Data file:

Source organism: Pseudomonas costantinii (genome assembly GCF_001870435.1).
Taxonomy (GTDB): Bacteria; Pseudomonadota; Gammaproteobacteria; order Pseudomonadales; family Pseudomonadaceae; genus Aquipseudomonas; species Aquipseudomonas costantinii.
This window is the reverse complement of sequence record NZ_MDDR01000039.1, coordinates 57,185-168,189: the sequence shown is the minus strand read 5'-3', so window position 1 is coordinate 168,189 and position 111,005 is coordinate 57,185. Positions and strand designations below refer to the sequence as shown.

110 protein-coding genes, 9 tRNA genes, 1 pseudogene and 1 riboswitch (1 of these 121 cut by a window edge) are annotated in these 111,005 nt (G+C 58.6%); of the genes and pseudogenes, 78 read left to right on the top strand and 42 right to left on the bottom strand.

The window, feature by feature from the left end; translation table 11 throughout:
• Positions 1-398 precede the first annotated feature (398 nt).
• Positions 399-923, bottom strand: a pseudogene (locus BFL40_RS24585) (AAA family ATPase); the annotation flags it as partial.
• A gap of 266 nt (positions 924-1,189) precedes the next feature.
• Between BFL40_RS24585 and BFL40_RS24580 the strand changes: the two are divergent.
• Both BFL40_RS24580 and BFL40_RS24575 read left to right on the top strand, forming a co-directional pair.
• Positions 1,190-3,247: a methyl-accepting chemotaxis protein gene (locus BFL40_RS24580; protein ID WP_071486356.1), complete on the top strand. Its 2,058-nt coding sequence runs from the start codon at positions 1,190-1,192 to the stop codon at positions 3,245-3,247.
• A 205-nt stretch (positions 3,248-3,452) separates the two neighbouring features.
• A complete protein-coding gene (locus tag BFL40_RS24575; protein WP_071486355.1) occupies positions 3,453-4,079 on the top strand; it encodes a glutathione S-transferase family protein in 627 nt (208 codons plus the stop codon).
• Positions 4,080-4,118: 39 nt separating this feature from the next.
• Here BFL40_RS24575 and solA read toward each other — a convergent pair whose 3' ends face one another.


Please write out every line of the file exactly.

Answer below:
Source organism: Pseudomonas costantinii (genome assembly GCF_001870435.1).
Taxonomy (GTDB): Bacteria; Pseudomonadota; Gammaproteobacteria; order Pseudomonadales; family Pseudomonadaceae; genus Aquipseudomonas; species Aquipseudomonas costantinii.
This window is the reverse complement of sequence record NZ_MDDR01000039.1, coordinates 57,185-168,189: the sequence shown is the minus strand read 5'-3', so window position 1 is coordinate 168,189 and position 111,005 is coordinate 57,185. Positions and strand designations below refer to the sequence as shown.

110 protein-coding genes, 9 tRNA genes, 1 pseudogene and 1 riboswitch (1 of these 121 cut by a window edge) are annotated in these 111,005 nt (G+C 58.6%); of the genes and pseudogenes, 78 read left to right on the top strand and 42 right to left on the bottom strand.

The window, feature by feature from the left end; translation table 11 throughout:
• Positions 1-398 precede the first annotated feature (398 nt).
• Positions 399-923, bottom strand: a pseudogene (locus BFL40_RS24585) (AAA family ATPase); the annotation flags it as partial.
• A gap of 266 nt (positions 924-1,189) precedes the next feature.
• Between BFL40_RS24585 and BFL40_RS24580 the strand changes: the two are divergent.
• Both BFL40_RS24580 and BFL40_RS24575 read left to right on the top strand, forming a co-directional pair.
• Positions 1,190-3,247: a methyl-accepting chemotaxis protein gene (locus BFL40_RS24580; protein ID WP_071486356.1), complete on the top strand. Its 2,058-nt coding sequence runs from the start codon at positions 1,190-1,192 to the stop codon at positions 3,245-3,247.
• A 205-nt stretch (positions 3,248-3,452) separates the two neighbouring features.
• A complete protein-coding gene (locus tag BFL40_RS24575; protein WP_071486355.1) occupies positions 3,453-4,079 on the top strand; it encodes a glutathione S-transferase family protein in 627 nt (208 codons plus the stop codon).
• Positions 4,080-4,118: 39 nt separating this feature from the next.
• Here BFL40_RS24575 and solA read toward each other — a convergent pair whose 3' ends face one another.